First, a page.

Reviews,  Web series

Pataal Lok: Despair and disparity

His parents have given him the unfortunate moniker — Hathi Ram, which means an elephant. Jaideep Ahlawat, who plays Hathi Ram Chaudhary, a middle-aged cop with the Delhi Police, does remind you of an elephant. He is tall and a little bulky, which leads to many breathless chases. But beyond that lumbering stride, you cannot miss the wise eyes. He listens with his ear to the ground, and his eyes reveal his insight. He is gentle and perhaps unaware of his real strength, unless he is provoked to attack. His rugged face reveals the rough phases he has been through. But he plods through his work, rarely letting cynicism overpower him.

As a perfect foil to this experienced cop, is his junior colleague, Imran Ansari (ably played by Ishwak Singh). Enthusiastic and eager to please his senior, this rookie cop is preparing for his UPSC exams. He sees this as an opportunity to rise above his present status.

Their mundane existences are disrupted when Hathi Ram is handed over the responsibility of investigating the case of a foiled assassination attempt of a high-profile television journalist, Sanjeev Verma (Neeraj Kabi). The four assassins are played by Abhishek Banerjee, Jagjeet Sandhu, Mairembam Ronaldo Singh and Asif Khan. What the duo unearth is an intricate plot that isn’t what it seems on the surface.

Paatal Lok is a nine-part web series being premiered on Amazon Prime Video. Produced by the siblings, Anushka Sharma and Karnesh Ssharma, and conceptualized by Sudip Sharma, this is a racy crime thriller which mandates binge watching. I did an all-night jagraata, as once I started, I couldn’t stop. If there is anything which this series really showcases, it is the power of collaboration. The fantastic script which meanders through the rustic alleys in the heart of Uttar Pradesh and Punjab, capturing the nuances of local dialects and the thought processes of the locals is written by four writers — Sudip Sharma, Sagar Haveli, Hardik Mehta and Gunjit Chopra. It is a series shot in 110 cities in India, and better still directed seamlessly by two directors — Avinash Arun and Prosit Roy.

Paatal Lok is not just another crime thriller. It is a telling comment on the deep divisions that exist in Indian society. Juxtaposed in the same sequence you will transparently see the hollow glamour of Lutyens’ Delhi, and the sight of a man defecating by the filthy Yamuna river. In one sequence, journalist Sanjeev Verma who is being chased by the paparazzi, is asked who those people were. “They are us,” he responds.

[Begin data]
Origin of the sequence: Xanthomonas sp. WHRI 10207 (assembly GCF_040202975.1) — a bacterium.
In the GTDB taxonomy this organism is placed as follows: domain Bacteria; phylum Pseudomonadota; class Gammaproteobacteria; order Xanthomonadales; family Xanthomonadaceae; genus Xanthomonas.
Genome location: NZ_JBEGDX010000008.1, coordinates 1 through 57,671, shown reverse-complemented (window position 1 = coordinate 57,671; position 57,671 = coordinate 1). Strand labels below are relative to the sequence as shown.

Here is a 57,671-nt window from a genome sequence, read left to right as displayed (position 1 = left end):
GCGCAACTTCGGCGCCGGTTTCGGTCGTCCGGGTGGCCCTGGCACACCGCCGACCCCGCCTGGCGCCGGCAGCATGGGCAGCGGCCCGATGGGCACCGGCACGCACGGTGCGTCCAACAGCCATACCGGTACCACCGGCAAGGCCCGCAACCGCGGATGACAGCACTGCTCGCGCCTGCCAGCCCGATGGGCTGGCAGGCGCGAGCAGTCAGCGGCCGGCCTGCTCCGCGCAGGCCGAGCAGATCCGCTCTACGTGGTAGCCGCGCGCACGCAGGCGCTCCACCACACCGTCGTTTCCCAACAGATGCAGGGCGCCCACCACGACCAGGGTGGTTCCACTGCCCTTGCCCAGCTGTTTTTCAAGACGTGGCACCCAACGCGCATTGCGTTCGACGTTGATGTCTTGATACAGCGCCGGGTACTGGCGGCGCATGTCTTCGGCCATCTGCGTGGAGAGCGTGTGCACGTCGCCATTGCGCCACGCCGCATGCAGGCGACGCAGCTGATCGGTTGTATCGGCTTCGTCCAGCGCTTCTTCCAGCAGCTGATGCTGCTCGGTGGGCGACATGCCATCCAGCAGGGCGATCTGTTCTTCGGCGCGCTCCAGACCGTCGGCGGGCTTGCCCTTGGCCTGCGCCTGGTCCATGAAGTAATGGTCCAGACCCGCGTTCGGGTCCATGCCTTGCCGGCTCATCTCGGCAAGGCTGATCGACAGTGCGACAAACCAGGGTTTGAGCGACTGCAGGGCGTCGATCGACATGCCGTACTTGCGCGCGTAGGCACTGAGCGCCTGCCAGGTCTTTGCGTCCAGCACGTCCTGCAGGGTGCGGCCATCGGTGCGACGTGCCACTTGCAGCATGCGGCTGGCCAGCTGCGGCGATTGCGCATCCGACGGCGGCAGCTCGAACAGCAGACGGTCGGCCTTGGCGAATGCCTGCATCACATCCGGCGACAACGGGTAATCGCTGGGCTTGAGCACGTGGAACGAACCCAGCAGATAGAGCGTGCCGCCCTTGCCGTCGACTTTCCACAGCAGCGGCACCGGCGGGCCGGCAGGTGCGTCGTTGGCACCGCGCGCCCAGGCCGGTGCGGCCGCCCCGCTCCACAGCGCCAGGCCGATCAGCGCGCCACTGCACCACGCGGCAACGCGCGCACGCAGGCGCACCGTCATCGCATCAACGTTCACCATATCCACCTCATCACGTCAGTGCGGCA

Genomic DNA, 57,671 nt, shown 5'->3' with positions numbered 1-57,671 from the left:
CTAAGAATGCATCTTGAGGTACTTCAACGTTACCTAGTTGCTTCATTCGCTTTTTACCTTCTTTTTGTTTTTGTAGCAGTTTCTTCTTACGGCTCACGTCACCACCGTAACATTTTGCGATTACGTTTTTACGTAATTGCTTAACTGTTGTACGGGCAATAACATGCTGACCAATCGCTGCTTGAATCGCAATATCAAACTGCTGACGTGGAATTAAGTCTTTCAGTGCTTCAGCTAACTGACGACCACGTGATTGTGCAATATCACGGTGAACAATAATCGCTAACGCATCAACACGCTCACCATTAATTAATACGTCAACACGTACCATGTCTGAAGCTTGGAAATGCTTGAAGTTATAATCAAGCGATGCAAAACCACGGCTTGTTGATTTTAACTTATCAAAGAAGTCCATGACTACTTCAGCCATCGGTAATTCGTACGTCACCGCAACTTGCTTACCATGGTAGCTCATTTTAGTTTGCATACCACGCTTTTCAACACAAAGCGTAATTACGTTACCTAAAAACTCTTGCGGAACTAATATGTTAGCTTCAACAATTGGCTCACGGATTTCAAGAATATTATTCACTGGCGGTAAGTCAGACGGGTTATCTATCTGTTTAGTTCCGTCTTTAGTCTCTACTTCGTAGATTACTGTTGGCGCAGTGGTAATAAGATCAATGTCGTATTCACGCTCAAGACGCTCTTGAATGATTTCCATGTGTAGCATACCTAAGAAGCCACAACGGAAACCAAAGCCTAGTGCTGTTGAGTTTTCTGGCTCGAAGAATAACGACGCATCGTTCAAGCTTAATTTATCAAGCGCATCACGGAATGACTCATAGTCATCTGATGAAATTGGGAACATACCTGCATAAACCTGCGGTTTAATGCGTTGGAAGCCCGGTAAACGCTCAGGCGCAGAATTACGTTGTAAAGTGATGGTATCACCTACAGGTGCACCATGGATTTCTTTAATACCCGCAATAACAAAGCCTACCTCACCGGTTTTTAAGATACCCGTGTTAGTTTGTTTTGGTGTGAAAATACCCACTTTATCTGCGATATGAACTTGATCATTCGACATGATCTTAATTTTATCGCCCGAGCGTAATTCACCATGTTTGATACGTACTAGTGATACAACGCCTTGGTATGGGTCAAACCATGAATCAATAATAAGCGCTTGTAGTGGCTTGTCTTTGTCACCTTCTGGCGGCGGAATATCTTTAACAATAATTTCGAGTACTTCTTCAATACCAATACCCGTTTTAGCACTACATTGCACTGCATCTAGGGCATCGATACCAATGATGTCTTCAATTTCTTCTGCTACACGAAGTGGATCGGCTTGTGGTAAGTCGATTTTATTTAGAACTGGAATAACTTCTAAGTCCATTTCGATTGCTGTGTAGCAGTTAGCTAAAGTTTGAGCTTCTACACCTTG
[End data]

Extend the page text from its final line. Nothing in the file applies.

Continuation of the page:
But the best moments come when the back stories of the four culprits and the main protagonists are revealed. At times, gruesome and blood curling, the impact of the potent cocktail of caste, gender, communalism, religion, power and poverty unfurl on screen. A mother pays for the acts of her rebel son, by being gangraped by upper caste men. A man is forced to hide his last name and carry a circumcision certificate in his wallet. An orphaned child is abandoned on the Brahmaputra Mail and still survives. Teenage girls suffer sexual assault, because someone wants another to learn a lesson in a land dispute. A stoic housewife tries to supplement the family income by selling soda machines to neighbours.

But beyond all this despair, there lies hope. As each individual adjusts or rebels and tries to become another cog in the wheel. Each person has their own way of fitting in. Sometimes it is a tight slap delivered across the cheek. At others, a stray pet matters more than the negligent spouse. The bravado of owning a gun is sometimes an answer to incessant bullying. Sometimes it is a needless salute to a colleague, at others it is a sullen refusal to obey orders. Sometimes one acts aggressively to win the respect of one’s children. At others one compromises to save one’s skin. It is a world where you might need to ally with your sworn enemies to keep going. Or perhaps barge in like a bull when people shut doors at you. Life keeps going.

This web series is also a must-watch for the flawless performances of all the characters. Jaideep Ahlawat, who caught my eye as Alia’s trainer in Raazi, has finally been given his place on the podium that he deserves. The suave Neeraj Kabi fits into his part like a glove. The person who caught my eye was Swatiska Mukherjee in her role as Dolly, an anxiety-ridden spouse with her love for stray dogs. Abhishek Banerjee’s sully stare will give you the scares as he smashes skulls into smithereens. Mairembam Singh who plays Mary Lyngdoh, a transgender who is nicknamed Cheeni for her little “Chinese-like” eyes makes an impressive debut. Gul Panag lends able support to Ahlawat as his wife. Ishwak Singh, who we saw earlier in Veere di wedding, gets a chance to come into the highlight as an inspector who faces suspicion and sneers every day because of his religion. Niharika Lyra Dutt plays a journalist whose moral compass shifts depending on the circumstances.

We live closetted in our own worlds. Irrespective of which world we belong to — swarg, dharti or pataal. But when our worlds intersect, we are exposed to the glaring disparities of the other worlds. There are several ways of dealing with this. Either you choose to ignore this divide and turn your face away. Or you battle it— sometimes by compassion, sometimes by standing up for the right thing, and sometimes by losing your livelihood or your life.

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